“Belco Crisis Management Team will continue to meet and coordinate restoration efforts until all power is restored,” he added.
“As a reminder, downed power lines pose an extreme danger. If power lines are down residents are strongly advised to adhere to the following safety precautions.”
Those precautions include:
  • Stay away from downed power lines – at least 33 feet or more (that’s approximately three car lengths)
  • Always assume downed power lines are energised and dangerous
  • Stay clear of piles of debris or downed foliage that may conceal live power lines
  • Do not run from a fallen line. Running from a fallen line may cause your legs to bridge current from higher to lower voltage and you may receive a shock. Instead, keep your legs together and shuffle away with both feet on the ground. Shuffle a safe distance (33 feet or more) away from other utility poles
Photo: The Weather Channel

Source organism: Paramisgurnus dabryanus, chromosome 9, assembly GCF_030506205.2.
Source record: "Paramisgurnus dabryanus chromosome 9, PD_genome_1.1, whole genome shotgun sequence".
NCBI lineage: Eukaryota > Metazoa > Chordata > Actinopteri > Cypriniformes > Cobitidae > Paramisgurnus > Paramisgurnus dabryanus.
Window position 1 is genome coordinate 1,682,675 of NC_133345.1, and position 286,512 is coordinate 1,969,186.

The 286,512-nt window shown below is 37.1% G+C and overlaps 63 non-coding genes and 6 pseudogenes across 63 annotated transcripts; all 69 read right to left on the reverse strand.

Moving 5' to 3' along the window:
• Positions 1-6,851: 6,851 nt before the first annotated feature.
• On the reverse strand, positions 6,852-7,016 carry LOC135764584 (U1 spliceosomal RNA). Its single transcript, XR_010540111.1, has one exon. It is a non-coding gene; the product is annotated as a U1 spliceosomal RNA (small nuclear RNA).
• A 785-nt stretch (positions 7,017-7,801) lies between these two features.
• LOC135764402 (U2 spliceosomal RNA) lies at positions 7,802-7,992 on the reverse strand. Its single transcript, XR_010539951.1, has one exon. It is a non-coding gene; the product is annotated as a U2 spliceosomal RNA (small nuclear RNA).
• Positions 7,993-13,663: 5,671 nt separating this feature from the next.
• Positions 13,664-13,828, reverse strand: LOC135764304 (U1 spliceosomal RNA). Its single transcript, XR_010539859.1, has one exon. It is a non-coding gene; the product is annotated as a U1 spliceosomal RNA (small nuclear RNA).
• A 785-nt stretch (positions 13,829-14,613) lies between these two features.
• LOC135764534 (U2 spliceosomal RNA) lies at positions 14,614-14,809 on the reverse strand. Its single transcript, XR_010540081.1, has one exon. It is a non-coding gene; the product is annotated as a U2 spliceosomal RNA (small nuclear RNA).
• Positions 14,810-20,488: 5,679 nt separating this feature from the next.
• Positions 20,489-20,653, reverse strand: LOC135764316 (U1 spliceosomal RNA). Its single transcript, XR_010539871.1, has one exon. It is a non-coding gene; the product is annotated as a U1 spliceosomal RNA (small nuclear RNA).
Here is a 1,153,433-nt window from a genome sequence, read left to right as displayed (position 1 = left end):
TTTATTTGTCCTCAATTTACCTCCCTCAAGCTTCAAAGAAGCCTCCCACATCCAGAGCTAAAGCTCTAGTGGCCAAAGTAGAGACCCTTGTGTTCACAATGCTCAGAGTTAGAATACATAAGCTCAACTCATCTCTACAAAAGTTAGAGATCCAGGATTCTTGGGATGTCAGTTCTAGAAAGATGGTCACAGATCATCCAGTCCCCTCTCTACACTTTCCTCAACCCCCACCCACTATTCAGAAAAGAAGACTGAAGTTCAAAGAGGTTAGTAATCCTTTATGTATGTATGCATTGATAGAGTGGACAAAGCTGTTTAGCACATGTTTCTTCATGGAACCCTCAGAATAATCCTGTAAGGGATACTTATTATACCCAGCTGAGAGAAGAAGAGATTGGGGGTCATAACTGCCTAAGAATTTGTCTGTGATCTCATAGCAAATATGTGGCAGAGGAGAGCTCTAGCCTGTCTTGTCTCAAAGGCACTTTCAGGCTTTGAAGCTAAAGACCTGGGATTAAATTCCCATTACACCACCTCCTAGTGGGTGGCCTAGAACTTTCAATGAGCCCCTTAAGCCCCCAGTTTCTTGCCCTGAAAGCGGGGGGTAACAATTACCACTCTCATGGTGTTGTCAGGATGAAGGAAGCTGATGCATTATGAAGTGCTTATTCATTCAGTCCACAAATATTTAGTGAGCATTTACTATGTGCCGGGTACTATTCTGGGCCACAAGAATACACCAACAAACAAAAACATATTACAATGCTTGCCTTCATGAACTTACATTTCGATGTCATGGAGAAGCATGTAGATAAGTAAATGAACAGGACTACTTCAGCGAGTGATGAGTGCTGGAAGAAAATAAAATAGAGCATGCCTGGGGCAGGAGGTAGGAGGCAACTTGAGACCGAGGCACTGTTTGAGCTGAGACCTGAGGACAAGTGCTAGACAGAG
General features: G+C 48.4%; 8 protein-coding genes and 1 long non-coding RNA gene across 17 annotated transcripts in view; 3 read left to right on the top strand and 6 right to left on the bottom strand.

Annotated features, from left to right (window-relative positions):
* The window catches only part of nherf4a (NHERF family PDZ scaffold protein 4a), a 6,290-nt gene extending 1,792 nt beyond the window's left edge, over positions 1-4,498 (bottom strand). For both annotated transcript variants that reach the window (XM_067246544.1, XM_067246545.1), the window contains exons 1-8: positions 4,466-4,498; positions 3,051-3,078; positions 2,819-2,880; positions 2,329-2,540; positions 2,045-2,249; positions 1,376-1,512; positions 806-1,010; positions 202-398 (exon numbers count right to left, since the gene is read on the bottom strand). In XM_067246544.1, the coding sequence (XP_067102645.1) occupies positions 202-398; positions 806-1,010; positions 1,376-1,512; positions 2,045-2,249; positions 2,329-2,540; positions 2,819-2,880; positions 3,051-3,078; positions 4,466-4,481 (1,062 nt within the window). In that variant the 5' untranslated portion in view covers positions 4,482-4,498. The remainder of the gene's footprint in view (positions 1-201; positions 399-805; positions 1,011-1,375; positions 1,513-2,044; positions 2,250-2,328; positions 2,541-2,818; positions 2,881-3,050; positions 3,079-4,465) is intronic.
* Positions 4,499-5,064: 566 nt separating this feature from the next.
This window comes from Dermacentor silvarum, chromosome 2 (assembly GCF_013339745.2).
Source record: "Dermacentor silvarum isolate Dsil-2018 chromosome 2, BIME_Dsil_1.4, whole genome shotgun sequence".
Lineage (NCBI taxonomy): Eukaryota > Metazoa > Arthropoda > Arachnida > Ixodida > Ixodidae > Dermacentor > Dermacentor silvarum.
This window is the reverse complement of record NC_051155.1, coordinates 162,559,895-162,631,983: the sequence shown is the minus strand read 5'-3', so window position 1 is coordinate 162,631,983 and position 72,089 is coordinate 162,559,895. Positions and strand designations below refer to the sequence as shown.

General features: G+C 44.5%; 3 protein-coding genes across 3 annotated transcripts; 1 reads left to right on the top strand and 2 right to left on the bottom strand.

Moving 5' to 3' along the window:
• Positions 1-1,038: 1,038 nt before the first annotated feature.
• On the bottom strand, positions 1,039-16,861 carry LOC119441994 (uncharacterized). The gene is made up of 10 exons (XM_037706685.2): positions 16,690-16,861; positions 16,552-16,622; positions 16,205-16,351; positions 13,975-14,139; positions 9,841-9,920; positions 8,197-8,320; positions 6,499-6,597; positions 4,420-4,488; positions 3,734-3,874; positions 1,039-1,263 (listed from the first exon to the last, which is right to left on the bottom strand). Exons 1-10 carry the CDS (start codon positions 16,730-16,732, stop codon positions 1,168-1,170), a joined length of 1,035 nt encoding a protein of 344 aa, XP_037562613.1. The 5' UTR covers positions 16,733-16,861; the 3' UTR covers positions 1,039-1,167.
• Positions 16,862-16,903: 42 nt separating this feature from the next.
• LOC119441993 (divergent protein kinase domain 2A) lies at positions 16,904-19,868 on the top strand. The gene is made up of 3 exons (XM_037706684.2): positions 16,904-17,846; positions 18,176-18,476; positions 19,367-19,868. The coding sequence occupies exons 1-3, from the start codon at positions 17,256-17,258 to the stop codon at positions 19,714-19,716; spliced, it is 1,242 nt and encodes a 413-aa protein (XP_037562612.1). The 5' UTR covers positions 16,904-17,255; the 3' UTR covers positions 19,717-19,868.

Residents were also encouraged to visit the BELCO website at or follow us on social media on Facebook and Instagram for up-to-date information.

Meanwhile, the Royal Bermuda Regiment (RBR) soldiers were out on Bermuda’s roads as part of the recovery effort for Hurricane Paulette.

A spokesman said: “The troops fanned out across the island to assess damage, clear roads, and ensure other emergency service and utility workers could travel freely.”
Captain Kenji Bean, the officer in charge of land operations, said three Immediate Response Teams had deployed at 3pm after reconnaissance patrols had assessed the damage.